Mountain Beaver

Oscar the Grouch is alive and well and living in western Washington.

Though seldom seen, this scrappy rodent has been around for over 60 million years.  In fact its lineage is so old it is considered by many taxonomists to be a living fossil.

In spite of being very common throughout western Washington, this animal is so cryptic that it is almost never seen, even by experienced outdoorsmen.

It’s as if nature took a prairie dog, gave it the appetite of a beaver, and endowed it with the climbing skill of a squirrel.
Much like a prairie dog, mountain beaver build extensive subterranean tunnel systems.  Some extending as deep as 10 feet below the surface.

Mature mountain beavers are built stocky and weigh between two and three pounds.  They average about a foot in length and have short fur that ranges from reddish-brown to almost black covering their bodies.  They have a very short stubby tail and powerful forelimbs with sharp claws for burrowing and climbing trees.

These animals are solitary and highly territorial.  Having almost nothing to do with each other except in early spring to mate.  Courtship is anything but romantic.  Minutes after the deed is done the couple go their separate ways without looking back.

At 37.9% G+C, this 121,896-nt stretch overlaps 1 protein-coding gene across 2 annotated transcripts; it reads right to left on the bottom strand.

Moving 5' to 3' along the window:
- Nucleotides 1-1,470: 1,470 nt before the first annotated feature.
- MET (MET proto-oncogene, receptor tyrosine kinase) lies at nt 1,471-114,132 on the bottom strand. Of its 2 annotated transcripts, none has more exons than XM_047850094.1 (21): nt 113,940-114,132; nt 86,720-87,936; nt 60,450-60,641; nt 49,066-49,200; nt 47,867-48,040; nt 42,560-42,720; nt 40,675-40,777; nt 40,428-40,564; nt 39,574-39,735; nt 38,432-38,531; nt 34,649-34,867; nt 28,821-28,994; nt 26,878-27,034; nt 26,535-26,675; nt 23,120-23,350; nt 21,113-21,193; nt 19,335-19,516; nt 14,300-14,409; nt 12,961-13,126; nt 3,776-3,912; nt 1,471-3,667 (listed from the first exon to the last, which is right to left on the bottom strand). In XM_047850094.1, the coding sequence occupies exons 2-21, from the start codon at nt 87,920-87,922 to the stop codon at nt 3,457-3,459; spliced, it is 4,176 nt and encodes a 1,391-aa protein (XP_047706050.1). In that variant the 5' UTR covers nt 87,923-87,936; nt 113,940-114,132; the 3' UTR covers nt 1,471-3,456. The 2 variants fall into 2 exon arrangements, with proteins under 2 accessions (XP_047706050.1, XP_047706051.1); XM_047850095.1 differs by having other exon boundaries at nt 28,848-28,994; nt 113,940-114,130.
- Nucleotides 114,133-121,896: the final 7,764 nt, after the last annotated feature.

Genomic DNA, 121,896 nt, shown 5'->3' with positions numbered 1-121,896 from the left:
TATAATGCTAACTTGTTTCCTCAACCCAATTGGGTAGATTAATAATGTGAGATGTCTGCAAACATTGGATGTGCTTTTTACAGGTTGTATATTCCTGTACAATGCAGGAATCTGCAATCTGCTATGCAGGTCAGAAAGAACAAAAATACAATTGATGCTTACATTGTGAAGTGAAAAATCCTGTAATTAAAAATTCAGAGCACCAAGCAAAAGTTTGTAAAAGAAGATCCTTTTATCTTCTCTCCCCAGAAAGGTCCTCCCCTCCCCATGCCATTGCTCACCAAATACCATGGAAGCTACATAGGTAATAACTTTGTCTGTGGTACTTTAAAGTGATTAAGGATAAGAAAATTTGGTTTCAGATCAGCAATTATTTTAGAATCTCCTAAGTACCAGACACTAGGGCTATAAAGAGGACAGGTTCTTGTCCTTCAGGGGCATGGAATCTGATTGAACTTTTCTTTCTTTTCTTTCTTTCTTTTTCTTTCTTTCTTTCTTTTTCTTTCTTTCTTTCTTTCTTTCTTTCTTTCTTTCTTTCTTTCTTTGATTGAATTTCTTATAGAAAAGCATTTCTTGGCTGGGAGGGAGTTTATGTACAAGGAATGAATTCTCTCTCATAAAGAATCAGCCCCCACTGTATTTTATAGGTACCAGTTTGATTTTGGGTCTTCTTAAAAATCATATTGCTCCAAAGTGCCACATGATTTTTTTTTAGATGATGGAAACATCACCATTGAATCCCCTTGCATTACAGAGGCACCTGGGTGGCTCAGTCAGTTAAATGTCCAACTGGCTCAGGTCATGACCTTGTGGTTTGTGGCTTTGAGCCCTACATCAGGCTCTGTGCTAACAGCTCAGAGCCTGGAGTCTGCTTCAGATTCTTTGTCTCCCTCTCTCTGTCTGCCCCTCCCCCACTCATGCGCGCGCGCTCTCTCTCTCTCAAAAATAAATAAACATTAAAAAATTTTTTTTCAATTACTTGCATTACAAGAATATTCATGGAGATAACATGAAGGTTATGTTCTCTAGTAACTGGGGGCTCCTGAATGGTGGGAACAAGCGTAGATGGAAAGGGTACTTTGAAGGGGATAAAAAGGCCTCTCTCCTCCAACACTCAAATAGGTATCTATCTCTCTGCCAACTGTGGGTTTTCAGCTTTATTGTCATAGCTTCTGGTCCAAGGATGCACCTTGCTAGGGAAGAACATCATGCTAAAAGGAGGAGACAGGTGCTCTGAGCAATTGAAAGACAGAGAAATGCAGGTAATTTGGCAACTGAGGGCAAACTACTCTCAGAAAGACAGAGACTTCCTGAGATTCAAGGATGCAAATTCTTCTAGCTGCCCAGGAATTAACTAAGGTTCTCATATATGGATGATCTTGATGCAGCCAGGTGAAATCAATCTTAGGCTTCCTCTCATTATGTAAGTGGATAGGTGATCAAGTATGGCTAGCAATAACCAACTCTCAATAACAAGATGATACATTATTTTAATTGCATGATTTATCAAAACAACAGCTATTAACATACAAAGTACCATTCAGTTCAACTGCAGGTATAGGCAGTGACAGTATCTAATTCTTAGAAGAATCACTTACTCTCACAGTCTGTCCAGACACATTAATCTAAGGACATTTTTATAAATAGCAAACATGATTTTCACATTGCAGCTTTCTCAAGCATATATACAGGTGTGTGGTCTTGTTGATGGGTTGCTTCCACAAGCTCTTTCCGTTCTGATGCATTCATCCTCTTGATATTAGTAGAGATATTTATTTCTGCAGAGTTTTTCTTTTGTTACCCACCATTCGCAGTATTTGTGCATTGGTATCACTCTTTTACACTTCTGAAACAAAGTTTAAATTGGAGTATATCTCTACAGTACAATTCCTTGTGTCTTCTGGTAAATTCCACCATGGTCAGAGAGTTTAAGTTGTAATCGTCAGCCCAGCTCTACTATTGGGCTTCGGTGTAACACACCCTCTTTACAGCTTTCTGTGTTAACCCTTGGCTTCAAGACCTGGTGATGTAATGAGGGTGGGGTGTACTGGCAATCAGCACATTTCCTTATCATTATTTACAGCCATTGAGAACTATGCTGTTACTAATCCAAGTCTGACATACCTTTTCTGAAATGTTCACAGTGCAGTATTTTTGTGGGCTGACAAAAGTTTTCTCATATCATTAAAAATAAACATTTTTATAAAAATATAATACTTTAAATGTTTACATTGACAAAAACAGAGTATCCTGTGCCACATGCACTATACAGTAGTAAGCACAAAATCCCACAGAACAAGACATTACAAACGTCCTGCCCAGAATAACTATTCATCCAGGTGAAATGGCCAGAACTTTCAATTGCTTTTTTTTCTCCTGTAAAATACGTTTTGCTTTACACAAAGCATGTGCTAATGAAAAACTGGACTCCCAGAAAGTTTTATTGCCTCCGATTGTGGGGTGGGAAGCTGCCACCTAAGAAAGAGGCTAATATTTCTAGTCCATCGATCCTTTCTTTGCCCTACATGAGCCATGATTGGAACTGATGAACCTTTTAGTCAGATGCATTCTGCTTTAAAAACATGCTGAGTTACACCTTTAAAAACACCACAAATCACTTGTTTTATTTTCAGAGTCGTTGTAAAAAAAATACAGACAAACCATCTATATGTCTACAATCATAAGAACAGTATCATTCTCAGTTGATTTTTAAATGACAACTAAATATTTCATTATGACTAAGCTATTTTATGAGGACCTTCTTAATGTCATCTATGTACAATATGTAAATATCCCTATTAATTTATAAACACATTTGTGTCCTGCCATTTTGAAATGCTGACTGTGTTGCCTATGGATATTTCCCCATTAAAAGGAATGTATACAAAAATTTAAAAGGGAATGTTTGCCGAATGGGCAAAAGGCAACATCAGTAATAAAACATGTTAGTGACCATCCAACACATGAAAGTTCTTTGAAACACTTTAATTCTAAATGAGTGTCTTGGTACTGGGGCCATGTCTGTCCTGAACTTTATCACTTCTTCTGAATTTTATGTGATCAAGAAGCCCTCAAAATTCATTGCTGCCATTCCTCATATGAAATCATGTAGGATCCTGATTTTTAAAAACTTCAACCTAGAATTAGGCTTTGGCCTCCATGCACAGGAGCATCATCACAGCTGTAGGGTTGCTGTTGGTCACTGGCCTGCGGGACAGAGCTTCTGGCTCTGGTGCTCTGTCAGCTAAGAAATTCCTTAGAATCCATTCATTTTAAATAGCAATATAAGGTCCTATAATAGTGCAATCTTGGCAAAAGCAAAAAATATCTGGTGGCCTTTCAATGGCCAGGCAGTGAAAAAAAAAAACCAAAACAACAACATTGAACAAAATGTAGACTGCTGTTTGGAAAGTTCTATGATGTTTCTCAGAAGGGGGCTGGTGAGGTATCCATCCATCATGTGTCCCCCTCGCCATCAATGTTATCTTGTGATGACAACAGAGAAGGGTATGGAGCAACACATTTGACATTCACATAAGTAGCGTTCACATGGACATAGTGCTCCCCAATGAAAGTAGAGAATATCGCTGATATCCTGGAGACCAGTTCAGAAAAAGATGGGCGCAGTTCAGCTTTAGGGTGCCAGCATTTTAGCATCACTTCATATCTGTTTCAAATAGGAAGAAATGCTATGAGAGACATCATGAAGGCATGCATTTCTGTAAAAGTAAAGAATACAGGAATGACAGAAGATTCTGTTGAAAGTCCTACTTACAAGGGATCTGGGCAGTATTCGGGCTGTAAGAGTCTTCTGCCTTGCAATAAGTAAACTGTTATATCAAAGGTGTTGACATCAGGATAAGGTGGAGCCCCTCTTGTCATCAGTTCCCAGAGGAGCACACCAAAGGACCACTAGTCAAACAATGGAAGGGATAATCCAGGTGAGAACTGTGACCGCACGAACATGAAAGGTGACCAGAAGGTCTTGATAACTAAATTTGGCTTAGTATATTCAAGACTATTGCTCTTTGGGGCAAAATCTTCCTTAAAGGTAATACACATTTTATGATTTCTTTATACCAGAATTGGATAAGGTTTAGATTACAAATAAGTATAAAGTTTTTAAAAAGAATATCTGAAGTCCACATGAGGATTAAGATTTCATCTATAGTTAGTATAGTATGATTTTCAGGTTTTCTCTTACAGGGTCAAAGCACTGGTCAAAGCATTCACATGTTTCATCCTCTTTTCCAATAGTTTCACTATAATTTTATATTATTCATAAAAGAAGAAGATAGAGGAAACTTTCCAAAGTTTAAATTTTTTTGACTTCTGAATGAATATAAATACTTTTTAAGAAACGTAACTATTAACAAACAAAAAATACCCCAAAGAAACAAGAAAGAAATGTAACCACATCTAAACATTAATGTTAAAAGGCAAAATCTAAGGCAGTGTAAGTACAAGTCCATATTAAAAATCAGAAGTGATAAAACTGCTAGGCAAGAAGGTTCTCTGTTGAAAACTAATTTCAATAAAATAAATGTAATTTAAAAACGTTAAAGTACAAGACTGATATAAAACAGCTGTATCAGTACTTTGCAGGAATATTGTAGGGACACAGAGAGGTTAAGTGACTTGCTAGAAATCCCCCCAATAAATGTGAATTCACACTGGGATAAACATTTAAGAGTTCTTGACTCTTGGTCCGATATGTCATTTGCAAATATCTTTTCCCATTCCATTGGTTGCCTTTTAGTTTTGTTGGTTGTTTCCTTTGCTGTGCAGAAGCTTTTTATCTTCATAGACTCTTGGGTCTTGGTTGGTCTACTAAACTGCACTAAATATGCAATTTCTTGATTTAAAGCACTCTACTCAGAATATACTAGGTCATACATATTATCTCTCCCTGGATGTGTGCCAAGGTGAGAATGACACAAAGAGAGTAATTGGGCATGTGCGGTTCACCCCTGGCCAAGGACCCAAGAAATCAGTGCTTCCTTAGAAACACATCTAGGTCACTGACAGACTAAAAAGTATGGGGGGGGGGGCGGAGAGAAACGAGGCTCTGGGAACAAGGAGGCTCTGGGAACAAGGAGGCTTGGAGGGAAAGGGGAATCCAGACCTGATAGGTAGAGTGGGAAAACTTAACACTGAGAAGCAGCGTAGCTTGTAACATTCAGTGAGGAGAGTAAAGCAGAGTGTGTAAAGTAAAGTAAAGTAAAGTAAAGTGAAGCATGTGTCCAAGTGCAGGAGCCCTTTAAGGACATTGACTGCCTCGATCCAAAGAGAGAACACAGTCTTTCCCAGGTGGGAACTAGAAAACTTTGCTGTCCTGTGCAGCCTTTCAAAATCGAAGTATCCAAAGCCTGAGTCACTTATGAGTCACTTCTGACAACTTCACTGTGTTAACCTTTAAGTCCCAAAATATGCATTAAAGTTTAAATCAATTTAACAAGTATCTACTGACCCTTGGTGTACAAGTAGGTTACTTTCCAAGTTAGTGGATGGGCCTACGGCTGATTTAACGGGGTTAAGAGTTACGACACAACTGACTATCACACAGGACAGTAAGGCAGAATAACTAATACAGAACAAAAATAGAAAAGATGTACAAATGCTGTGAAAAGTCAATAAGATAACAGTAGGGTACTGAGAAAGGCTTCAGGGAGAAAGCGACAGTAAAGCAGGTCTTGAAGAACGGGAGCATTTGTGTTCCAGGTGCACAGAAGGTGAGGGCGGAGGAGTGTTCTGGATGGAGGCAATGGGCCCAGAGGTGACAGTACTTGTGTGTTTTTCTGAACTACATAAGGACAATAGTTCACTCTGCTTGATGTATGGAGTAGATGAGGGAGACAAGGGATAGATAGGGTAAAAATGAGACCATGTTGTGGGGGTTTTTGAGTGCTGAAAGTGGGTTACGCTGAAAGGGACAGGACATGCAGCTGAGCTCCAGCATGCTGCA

Females give birth to two to three young each year and will nurse and raise them alone. Young are born about 29 days after conception and take two years to mature.  They have a lifespan of about 6 years in the wild.

Mountain beaver are so named, not because of any relationship to beavers but because of their diet.  They are actually descended from a common ancestor of squirrels.They have a biological need to consume large amounts of water, as much as two thirds of their body weight every day.  This need for water makes stream banks, ravines and marshy areas prime habitat for them.

They feed on both deciduous and evergreen trees, salal, ferns, and just about anything else green including nettles and rhododendrons.  They are good tree climbers and will chew through branches and saplings up to an inch thick.

Mountain beaver are seldom a problem for homeowners. However, it only takes one or two animals per acre to do significant  damage in a Christmas tree farm, nurserie, or replanted forest land.

As if being a living fossil weren’t enough, mountain beaver have the dubious distinction of being the exclusive hosts of the worlds largest fleas.  Unlike their miniscule kin found on cats and dogs these fleas average 1/4 inch in length. 

Maybe this explains the mountain beavers grumpy disposition.■

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